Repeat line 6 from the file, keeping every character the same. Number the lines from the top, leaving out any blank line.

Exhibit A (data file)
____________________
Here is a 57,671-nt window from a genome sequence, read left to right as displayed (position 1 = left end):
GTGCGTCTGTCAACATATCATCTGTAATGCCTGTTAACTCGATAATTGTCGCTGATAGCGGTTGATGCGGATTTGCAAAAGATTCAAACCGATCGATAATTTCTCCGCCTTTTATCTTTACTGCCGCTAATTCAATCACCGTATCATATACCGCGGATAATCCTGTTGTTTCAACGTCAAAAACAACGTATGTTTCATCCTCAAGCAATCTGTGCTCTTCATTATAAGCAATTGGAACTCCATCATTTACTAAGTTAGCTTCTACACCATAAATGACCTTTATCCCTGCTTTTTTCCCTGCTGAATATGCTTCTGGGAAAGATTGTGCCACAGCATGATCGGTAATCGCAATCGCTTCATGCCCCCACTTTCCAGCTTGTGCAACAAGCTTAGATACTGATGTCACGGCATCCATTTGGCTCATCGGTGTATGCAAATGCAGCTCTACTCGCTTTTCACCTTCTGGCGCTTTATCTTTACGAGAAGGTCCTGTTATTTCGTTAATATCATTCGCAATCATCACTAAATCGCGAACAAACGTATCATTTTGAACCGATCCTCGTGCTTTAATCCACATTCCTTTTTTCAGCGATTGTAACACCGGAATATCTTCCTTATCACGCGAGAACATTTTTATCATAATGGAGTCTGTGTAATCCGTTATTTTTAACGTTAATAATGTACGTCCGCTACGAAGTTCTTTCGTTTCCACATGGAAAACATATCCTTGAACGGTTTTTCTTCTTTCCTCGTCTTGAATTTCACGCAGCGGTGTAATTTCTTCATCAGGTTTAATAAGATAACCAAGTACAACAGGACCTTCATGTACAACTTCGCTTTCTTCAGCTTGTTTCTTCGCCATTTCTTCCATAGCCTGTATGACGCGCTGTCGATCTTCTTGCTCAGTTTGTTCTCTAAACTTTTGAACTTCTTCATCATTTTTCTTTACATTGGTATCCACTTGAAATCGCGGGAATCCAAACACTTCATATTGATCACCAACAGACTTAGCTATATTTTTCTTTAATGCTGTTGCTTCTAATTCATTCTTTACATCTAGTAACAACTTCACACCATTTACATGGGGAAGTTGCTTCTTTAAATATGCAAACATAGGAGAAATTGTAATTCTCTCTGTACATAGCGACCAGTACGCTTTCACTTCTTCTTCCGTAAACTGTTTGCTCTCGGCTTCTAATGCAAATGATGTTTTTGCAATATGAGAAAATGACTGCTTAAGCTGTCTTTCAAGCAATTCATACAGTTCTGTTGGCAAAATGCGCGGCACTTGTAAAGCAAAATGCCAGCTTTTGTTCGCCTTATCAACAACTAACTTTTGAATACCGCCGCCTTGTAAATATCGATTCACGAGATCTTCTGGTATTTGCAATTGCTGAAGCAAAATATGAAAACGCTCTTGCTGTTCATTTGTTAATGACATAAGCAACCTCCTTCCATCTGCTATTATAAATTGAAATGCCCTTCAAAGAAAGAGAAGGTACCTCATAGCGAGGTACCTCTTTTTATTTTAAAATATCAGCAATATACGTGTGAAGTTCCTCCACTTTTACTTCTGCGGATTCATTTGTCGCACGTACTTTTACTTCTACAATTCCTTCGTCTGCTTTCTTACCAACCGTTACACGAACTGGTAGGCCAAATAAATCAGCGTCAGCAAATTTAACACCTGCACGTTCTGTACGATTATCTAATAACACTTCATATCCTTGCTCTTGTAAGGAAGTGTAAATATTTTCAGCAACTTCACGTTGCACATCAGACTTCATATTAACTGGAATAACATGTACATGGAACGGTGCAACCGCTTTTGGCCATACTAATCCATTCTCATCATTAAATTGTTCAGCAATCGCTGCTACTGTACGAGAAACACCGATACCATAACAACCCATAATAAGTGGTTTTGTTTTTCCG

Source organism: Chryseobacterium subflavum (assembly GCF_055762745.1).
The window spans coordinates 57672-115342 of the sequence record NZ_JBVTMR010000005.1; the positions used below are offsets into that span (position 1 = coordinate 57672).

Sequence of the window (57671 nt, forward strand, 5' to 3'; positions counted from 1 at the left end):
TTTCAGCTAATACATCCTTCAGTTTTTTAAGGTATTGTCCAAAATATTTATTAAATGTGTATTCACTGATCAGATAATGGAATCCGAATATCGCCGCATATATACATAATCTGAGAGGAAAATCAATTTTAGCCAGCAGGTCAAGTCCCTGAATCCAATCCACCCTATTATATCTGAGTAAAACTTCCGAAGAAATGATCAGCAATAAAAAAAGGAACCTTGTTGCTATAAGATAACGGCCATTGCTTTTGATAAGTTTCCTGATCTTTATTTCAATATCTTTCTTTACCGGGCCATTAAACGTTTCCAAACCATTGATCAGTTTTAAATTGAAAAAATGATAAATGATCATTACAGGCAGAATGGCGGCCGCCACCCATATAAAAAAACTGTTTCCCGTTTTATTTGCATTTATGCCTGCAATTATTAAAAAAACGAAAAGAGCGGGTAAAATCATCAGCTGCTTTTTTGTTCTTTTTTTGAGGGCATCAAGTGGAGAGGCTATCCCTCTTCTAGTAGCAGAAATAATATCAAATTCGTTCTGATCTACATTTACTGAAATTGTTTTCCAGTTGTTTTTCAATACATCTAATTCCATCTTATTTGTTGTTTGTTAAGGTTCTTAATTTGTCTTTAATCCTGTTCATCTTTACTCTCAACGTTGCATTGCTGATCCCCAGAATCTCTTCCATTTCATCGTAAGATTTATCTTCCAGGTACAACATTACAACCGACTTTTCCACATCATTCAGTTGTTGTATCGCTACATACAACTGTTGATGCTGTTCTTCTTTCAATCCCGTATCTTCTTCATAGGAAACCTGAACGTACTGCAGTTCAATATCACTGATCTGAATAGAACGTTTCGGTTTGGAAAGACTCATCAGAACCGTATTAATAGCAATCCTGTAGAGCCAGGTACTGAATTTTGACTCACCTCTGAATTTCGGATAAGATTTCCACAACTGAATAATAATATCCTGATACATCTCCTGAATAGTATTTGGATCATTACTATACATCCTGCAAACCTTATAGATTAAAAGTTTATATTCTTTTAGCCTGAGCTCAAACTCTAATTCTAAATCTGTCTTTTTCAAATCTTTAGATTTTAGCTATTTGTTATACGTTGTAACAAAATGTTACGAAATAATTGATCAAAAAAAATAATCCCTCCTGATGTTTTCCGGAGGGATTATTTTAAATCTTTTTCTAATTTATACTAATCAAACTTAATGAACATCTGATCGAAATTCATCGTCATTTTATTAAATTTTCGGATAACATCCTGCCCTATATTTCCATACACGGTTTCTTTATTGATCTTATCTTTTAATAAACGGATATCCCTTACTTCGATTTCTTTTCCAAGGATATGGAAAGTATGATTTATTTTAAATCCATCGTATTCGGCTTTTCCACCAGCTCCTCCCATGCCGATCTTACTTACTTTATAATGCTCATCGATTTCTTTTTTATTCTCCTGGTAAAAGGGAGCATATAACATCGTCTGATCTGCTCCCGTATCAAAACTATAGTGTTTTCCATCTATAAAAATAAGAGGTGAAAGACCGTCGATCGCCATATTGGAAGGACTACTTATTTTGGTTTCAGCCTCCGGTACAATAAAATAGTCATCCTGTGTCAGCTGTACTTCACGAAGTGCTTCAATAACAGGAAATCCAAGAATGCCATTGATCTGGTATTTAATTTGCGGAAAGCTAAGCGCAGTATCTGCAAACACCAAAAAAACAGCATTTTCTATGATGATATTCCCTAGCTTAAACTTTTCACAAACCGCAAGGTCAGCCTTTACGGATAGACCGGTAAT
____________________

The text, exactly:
TTTCAGCTAATACATCCTTCAGTTTTTTAAGGTATTGTCCAAAATATTTATTAAATGTGTATTCACTGATCAGATAATGGAATCCGAATATCGCCGCATATATACATAATCTGAGAGGAAAATCAATTTTAGCCAGCAGGTCAAGTCCCTGAATCCAATCCACCCTATTATATCTGAGTAAAACTTCCGAAGAAATGATCAGCAATAAAAAAAGGAACCTTGTTGCTATAAGATAACGGCCATTGCTTTTGATAAGTTTCCTGATCTTTATTTCAATATCTTTCTTTACCGGGCCATTAAACGTTTCCAAACCATTGATCAGTTTTAAATTGAAAAAATGATAAATGATCATTACAGGCAGAATGGCGGCCGCCACCCATATAAAAAAACTGTTTCCCGTTTTATTTGCATTTATGCCTGCAATTATTAAAAAAACGAAAAGAGCGGGTAAAATCATCAGCTGCTTTTTTGTTCTTTTTTTGAGGGCATCAAGTGGAGAGGCTATCCCTCTTCTAGTAGCAGAAATAATATCAAATTCGTTCTGATCTACATTTACTGAAATTGTTTTCCAGTTGTTTTTCAATACATCTAATTCCATCTTATTTGTTGTTTGTTAAGGTTCTTAATTTGTCTTTAATCCTGTTCATCTTTACTCTCAACGTTGCATTGCTGATCCCCAGAATCTCTTCCATTTCATCGTAAGATTTATCTTCCAGGTACAACATTACAACCGACTTTTCCACATCATTCAGTTGTTGTATCGCTACATACAACTGTTGATGCTGTTCTTCTTTCAATCCCGTATCTTCTTCATAGGAAACCTGAACGTACTGCAGTTCAATATCACTGATCTGAATAGAACGTTTCGGTTTGGAAAGACTCATCAGAACCGTATTAATAGCAATCCTGTAGAGCCAGGTACTGAATTTTGACTCACCTCTGAATTTCGGATAAGATTTCCACAACTGAATAATAATATCCTGATACATCTCCTGAATAGTATTTGGATCATTACTATACATCCTGCAAACCTTATAGATTAAAAGTTTATATTCTTTTAGCCTGAGCTCAAACTCTAATTCTAAATCTGTCTTTTTCAAATCTTTAGATTTTAGCTATTTGTTATACGTTGTAACAAAATGTTACGAAATAATTGATCAAAAAAAATAATCCCTCCTGATGTTTTCCGGAGGGATTATTTTAAATCTTTTTCTAATTTATACTAATCAAACTTAATGAACATCTGATCGAAATTCATCGTCATTTTATTAAATTTTCGGATAACATCCTGCCCTATATTTCCATACACGGTTTCTTTATTGATCTTATCTTTTAATAAACGGATATCCCTTACTTCGATTTCTTTTCCAAGGATATGGAAAGTATGATTTATTTTAAATCCATCGTATTCGGCTTTTCCACCAGCTCCTCCCATGCCGATCTTACTTACTTTATAATGCTCATCGATTTCTTTTTTATTCTCCTGGTAAAAGGGAGCATATAACATCGTCTGATCTGCTCCCGTATCAAAACTATAGTGTTTTCCATCTATAAAAATAAGAGGTGAAAGACCGTCGATCGCCATATTGGAAGGACTACTTATTTTGGTTTCAGCCTCCGGTACAATAAAATAGTCATCCTGTGTCAGCTGTACTTCACGAAGTGCTTCAATAACAGGAAATCCAAGAATGCCATTGATCTGGTATTTAATTTGCGGAAAGCTAAGCGCAGTATCTGCAAACACCAAAAAAACAGCATTTTCTATGATGATATTCCCTAGCTTAAACTTTTCACAAACCGCAAGGTCAGCCTTTACGGATAGACCGGTAAT